The small courtroom in the building of the Lithuanian Supreme Court a few yards away from the nation’s Seimas, or parliament, was packed with journalists and mostly older generation nationalist opponents of Algirdas Paleckis. Two judges, speaking in different sections, upheld the earlier verdict against him for having proposed a version of events for January 13th 1991 that is at odds with national historiography.
If there were any observers on hand from human rights organizations or Western embassies, they were not known to those journalists approached at the scene by Defending History.
Mr. Paleckis has been tried under a 2010 statute which has in effect also served to promote Holocaust Obfuscation by making the opinion that there was only one genocide in Lithuania illegal.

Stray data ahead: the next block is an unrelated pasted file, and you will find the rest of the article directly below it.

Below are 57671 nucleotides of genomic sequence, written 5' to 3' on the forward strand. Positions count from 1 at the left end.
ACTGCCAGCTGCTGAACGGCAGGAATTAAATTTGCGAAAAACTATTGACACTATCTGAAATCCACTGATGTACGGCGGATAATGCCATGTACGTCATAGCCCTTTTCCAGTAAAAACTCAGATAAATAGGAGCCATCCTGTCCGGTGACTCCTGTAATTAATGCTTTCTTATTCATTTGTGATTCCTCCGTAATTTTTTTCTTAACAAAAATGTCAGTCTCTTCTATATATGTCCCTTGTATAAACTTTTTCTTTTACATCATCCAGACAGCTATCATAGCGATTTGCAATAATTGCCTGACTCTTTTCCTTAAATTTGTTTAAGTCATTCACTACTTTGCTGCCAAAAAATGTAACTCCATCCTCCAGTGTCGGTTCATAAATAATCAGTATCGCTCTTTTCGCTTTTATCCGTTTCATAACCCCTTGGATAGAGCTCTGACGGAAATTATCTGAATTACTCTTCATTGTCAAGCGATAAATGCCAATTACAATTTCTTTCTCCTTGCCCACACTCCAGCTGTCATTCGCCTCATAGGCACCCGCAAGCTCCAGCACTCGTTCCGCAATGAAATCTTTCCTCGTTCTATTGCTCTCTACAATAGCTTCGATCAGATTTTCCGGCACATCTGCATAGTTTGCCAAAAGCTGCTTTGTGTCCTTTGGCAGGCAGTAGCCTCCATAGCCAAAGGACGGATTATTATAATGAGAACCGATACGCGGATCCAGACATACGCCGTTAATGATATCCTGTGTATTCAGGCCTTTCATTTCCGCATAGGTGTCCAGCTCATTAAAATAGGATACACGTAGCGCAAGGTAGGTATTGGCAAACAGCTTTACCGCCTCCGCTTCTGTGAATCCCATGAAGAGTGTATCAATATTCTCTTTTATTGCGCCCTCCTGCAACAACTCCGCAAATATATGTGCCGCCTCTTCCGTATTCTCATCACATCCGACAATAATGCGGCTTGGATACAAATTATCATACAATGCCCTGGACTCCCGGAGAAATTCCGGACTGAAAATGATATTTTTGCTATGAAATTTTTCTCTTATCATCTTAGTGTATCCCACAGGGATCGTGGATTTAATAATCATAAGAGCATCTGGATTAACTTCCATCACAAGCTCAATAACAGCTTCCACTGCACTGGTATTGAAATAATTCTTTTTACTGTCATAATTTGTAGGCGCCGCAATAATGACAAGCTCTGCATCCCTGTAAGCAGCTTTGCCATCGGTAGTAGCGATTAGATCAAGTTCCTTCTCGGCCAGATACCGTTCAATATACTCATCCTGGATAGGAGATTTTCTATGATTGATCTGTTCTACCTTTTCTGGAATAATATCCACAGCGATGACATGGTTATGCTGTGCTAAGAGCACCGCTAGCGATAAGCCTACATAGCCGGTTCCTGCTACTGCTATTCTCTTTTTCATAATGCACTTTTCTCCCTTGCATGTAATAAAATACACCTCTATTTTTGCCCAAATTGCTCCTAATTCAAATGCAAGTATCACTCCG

This journal’s views were expressed in an earlier editorial, in 2011. Since then, Defending History has expressed admiration for Mr. Paleckis’s courage in speaking out on issues of the Lithuanian Holocaust (particularly against the glorification of the perpetrators of 1941), antisemitism and state hypocrisy, without in any way agreeing with his narrative of 1991. In any case, Defending History steadfastly supports the notion that the peoples of the “new” parts of the European Union and NATO should have the same standards of free speech and freedom expression as all others.
Paleckis’s party, the Socialist People’s Front, issued a statement immediately after the court’s confirmation of the earlier verdict stating that an appeal would be made to the European Court of Human Rights in Strasbourg.
The following was Defending History‘s front page box summary coverage prior to today’s hearing. It now appears that the case’s importance will not be more widely recognized until the run-up to the Strasbourg appeal.
Tension Mounts in Vilnius Over “Free Speech Trial of the Teens of the New Century”